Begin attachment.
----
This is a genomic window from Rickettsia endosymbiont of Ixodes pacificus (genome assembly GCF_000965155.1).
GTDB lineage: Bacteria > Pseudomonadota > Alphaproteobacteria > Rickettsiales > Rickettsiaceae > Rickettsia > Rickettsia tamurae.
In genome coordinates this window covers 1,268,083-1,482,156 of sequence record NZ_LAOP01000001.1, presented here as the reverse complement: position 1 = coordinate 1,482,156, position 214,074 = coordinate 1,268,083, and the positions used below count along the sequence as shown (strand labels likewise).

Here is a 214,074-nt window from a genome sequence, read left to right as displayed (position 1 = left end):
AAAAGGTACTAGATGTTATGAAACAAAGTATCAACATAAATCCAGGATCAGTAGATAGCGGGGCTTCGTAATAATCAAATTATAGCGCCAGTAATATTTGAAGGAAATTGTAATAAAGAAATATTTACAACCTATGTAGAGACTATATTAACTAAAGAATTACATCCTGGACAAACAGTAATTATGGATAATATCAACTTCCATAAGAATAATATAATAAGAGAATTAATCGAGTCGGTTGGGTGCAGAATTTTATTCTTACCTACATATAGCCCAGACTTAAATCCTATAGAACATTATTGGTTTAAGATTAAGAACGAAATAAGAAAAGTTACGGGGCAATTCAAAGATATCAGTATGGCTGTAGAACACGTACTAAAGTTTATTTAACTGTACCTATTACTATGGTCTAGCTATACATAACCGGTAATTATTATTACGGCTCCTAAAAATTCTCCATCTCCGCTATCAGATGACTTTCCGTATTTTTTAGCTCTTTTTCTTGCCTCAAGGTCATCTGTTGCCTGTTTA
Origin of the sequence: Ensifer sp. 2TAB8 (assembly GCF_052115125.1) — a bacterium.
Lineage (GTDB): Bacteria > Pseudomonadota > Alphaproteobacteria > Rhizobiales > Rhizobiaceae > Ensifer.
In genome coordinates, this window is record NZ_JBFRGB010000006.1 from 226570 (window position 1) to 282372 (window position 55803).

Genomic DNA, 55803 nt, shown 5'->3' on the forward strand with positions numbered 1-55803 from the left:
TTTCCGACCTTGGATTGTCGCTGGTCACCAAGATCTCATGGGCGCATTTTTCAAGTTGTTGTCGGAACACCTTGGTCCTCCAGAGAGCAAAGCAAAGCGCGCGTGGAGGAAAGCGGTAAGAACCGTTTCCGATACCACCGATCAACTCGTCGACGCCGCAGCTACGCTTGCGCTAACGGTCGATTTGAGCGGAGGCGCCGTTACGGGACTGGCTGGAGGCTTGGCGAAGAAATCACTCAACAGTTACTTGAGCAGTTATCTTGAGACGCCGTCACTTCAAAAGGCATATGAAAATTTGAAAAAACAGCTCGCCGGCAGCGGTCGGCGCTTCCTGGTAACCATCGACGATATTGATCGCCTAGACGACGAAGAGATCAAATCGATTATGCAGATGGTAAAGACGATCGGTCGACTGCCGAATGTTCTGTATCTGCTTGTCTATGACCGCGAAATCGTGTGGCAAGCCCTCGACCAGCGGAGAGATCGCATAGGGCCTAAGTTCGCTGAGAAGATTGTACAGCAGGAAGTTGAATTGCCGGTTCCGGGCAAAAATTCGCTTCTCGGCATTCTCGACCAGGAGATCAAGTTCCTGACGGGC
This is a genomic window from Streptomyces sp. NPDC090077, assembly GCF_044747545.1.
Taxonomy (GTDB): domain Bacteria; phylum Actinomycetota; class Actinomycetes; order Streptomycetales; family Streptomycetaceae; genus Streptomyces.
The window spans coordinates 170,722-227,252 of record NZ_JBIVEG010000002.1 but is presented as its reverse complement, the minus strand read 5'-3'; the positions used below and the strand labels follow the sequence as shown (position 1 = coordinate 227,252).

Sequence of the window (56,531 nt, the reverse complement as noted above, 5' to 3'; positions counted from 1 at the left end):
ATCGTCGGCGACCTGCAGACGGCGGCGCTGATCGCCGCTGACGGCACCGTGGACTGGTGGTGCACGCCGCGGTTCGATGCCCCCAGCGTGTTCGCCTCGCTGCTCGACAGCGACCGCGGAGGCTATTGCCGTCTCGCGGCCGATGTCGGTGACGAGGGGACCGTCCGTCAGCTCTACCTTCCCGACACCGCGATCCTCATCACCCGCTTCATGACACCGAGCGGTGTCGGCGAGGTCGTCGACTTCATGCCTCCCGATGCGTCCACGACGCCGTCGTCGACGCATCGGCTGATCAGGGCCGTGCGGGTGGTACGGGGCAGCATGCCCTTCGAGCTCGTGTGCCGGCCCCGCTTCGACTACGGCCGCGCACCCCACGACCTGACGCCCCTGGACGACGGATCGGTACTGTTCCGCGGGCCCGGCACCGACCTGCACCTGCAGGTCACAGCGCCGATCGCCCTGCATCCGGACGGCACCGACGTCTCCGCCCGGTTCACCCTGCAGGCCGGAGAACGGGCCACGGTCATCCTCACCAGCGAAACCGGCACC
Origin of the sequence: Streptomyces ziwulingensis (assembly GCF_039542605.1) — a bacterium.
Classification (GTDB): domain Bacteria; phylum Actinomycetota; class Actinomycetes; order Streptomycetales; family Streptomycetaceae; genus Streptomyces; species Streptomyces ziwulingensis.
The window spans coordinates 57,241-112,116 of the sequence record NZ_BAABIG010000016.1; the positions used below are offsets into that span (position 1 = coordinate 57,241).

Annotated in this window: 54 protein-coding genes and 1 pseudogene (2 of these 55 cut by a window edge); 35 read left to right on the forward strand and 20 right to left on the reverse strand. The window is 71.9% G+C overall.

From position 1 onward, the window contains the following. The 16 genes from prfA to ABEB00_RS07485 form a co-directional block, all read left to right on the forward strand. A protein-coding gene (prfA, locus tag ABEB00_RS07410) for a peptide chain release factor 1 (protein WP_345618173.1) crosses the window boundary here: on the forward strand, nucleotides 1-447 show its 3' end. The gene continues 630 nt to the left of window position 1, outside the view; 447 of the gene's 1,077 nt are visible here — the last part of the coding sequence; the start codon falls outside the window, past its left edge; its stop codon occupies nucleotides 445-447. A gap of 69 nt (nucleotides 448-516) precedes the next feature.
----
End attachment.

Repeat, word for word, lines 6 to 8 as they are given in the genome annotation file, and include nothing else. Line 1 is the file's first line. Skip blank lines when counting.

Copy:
Origin of the sequence: Ensifer sp. 2TAB8 (assembly GCF_052115125.1) — a bacterium.
Lineage (GTDB): Bacteria > Pseudomonadota > Alphaproteobacteria > Rhizobiales > Rhizobiaceae > Ensifer.
In genome coordinates, this window is record NZ_JBFRGB010000006.1 from 226570 (window position 1) to 282372 (window position 55803).